Ships hit by U-boats


Norwegian Motor tanker

Photo Courtesy of Library of Contemporary History, Stuttgart

Type:Motor tanker
Tonnage6,672 tons
Completed1928 - Kockums Mekaniska Verksteds A/B, Malmö 
OwnerHalfdan Ditlev-Simonsen & Co, Oslo 
Date of attack13 Sep 1942Nationality:      Norwegian
FateA total loss by U-558 (Günther Krech)
Position12° 15'N, 62° 52'W - Grid ED 8296
Complement34 (0 dead and 34 survivors).
RouteDurban - Port of Spain, Trinidad (12 Sep) - New Orleans 
History Completed in January 1928 
Notes on event

At 08.28 hours on 13 Sep 1942, U-558 fired two torpedoes at Vilja (Master Karl Andersen) in convoy TAG-5 and hit her with one torpedo on the port bow in the deep tank, blowing debris high into the air. The master, 29 crew members and four gunners abandoned ship in the lifeboats, but stayed near the tanker and because nothing more happened, they reboarded her after 4 hours. An inspection revealed that several cargo holds and the pump room were half flooded and the sea could be seen through the bottom of #5 tank. Nevertheless, the crew decided to take the ship back to Port of Spain and soon thereafter picked up the survivors from Empire Lugard, which had been sunk earlier from the same convoy by the same U-boat. En route they were first escorted by an aircraft and then by a single escort until they reached port on 15 September.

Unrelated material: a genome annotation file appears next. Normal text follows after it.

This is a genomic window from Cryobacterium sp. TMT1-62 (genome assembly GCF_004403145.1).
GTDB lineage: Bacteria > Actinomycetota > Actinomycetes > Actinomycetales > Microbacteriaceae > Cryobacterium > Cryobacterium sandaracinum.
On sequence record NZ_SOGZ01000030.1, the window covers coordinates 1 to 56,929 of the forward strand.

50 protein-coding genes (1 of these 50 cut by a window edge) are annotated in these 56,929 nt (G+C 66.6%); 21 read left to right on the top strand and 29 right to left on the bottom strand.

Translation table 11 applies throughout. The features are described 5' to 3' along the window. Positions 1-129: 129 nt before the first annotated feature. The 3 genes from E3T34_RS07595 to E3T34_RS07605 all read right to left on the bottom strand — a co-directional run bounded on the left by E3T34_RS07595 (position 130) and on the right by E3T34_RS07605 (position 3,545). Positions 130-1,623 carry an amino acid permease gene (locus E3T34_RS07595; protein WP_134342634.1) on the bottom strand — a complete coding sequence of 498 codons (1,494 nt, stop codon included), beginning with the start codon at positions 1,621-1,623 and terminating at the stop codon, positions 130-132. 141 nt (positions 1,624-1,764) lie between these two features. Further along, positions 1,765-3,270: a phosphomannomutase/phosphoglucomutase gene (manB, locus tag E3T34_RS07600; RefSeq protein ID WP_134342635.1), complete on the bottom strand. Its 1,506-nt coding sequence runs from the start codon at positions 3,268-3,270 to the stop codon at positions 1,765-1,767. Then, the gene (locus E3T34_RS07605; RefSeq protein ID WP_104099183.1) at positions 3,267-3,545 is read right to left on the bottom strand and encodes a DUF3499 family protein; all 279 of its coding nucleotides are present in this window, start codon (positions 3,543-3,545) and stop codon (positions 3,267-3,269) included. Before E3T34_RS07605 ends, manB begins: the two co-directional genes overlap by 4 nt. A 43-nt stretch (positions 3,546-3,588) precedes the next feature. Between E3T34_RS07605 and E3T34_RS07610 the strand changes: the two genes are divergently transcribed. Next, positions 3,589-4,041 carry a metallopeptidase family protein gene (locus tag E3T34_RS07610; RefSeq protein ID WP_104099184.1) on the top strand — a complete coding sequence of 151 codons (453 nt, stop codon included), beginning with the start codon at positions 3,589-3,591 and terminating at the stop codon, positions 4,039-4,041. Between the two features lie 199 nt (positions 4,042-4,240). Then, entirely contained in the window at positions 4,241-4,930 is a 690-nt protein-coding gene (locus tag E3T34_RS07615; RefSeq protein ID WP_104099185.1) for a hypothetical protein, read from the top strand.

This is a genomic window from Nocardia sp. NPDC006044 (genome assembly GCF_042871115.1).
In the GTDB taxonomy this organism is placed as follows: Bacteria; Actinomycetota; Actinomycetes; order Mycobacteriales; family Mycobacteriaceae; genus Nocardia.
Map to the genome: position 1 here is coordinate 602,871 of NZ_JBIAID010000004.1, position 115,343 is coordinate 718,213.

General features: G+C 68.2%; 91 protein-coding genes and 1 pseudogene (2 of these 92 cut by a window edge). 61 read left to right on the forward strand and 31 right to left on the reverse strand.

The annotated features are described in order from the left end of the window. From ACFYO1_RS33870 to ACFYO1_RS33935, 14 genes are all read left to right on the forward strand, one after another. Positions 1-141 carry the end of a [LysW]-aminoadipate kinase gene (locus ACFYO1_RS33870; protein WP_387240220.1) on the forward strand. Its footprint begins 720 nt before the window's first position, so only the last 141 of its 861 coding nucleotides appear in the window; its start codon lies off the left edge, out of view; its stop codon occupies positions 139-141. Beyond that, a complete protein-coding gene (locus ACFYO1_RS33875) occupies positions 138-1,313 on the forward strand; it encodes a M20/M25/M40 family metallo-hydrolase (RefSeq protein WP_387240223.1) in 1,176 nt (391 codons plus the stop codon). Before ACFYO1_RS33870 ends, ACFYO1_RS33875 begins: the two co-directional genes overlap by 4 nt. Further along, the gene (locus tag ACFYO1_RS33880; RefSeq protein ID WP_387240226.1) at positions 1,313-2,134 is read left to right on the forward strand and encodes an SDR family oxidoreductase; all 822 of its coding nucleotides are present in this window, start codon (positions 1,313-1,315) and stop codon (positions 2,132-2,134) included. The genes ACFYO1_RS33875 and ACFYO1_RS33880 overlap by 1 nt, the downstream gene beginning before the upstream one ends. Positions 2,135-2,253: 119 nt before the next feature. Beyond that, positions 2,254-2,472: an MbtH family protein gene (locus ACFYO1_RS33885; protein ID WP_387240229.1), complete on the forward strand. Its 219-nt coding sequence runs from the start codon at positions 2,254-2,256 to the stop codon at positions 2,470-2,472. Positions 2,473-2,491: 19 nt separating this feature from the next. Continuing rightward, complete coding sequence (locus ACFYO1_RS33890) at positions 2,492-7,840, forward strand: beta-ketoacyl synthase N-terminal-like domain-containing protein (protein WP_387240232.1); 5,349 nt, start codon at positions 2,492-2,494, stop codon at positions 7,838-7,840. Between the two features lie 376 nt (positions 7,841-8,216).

On 28 December, after temporary repairs were completed, the Vilja sailed at 5 knots from Port of Spain to New Orleans via Guantanamo Bay in a small convoy of six vessels, but the vessel broke down just before arriving at New Orleans and had to be towed to port by a tug on 16 Jan 1943. She was declared a total loss, condemned on 26 October and eventually broken up at Baltimore in July 1944.

The Vilja had been badly damaged in a fire in the harbour of Haifa that was caused when the French tanker Phenix blew up in December 1941. Temporary repairs were made in Haifa and in Port Said in February 1942, then the tanker was towed through the Suez Canal in May 1942 and arrived in Aden to load a cargo of oil. The ship continued at 7 knots to Durban where the cargo was unloaded and she was then sent to the USA for permanent repairs.

More infoMore on this vessel 
On boardWe have details of 8 people who were on board

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